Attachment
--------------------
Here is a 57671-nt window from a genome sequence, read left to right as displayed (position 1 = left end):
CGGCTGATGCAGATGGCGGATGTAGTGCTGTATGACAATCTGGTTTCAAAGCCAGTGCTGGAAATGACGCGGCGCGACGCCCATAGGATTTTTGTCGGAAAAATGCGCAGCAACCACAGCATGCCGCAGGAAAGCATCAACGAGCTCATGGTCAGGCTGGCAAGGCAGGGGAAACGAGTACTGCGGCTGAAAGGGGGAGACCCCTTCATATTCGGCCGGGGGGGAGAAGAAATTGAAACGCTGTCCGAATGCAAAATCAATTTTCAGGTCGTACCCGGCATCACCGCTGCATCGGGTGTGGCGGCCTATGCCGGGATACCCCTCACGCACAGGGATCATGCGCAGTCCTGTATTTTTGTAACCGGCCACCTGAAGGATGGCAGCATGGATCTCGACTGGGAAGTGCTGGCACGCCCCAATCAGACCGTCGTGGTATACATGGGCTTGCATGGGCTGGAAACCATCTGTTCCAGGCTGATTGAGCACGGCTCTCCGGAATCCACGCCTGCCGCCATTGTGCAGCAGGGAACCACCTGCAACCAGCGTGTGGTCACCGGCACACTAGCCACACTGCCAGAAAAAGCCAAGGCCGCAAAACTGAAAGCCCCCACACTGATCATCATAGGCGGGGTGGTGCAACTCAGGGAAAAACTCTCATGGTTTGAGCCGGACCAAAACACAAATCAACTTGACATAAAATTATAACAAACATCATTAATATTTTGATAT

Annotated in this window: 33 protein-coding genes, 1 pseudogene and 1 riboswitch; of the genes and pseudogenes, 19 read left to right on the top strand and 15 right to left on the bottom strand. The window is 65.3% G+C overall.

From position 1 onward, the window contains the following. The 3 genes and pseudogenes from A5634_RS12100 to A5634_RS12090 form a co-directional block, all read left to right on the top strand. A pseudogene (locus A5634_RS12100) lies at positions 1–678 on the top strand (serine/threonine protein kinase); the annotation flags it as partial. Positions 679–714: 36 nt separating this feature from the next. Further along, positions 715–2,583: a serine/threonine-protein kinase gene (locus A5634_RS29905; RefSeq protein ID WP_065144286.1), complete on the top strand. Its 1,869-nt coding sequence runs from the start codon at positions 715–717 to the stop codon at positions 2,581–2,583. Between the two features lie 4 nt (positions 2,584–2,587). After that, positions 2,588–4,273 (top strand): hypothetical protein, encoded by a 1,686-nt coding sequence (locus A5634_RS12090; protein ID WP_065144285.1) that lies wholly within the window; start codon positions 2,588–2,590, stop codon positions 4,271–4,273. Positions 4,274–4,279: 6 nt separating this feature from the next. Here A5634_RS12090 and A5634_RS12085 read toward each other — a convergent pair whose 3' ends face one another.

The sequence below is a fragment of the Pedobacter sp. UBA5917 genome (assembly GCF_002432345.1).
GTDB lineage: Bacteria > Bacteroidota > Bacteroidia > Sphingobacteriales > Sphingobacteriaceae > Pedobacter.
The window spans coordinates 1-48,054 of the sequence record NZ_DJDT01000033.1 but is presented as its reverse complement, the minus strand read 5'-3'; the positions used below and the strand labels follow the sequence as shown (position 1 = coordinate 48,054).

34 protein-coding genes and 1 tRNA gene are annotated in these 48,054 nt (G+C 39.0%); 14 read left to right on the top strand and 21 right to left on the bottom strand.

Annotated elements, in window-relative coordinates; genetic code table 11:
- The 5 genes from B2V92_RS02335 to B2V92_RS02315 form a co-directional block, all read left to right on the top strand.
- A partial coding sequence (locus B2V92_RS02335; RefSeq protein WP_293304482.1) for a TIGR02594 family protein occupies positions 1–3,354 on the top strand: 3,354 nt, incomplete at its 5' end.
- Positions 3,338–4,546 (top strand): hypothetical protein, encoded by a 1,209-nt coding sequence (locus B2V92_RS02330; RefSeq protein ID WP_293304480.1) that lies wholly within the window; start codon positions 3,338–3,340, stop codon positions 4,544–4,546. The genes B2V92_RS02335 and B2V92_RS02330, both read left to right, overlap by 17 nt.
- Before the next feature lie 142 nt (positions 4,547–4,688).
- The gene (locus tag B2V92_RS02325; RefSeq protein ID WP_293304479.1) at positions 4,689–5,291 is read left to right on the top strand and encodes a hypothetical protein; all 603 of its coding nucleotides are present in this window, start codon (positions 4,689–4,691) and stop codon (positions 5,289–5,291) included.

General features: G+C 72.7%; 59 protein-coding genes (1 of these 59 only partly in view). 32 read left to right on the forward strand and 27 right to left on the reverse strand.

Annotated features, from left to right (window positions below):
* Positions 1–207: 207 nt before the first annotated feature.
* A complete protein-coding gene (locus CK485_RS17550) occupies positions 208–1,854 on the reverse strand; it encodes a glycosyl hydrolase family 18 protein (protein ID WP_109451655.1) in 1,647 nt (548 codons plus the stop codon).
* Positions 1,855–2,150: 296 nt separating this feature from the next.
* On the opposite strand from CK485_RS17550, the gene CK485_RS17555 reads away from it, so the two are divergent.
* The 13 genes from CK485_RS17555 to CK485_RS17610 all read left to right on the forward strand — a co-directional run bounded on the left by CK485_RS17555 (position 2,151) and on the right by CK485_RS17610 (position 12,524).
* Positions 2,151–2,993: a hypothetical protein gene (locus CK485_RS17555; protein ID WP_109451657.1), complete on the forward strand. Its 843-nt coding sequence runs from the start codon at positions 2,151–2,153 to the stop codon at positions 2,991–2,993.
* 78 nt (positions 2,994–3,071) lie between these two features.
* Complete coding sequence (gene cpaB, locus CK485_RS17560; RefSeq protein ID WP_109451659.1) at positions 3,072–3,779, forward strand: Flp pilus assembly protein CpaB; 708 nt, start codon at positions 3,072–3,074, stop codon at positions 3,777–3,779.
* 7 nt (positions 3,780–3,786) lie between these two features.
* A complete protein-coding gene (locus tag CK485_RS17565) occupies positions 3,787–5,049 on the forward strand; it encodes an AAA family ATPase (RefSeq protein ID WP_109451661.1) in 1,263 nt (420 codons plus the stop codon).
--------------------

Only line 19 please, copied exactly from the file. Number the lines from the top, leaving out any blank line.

* Positions 1,855–2,150: 296 nt separating this feature from the next.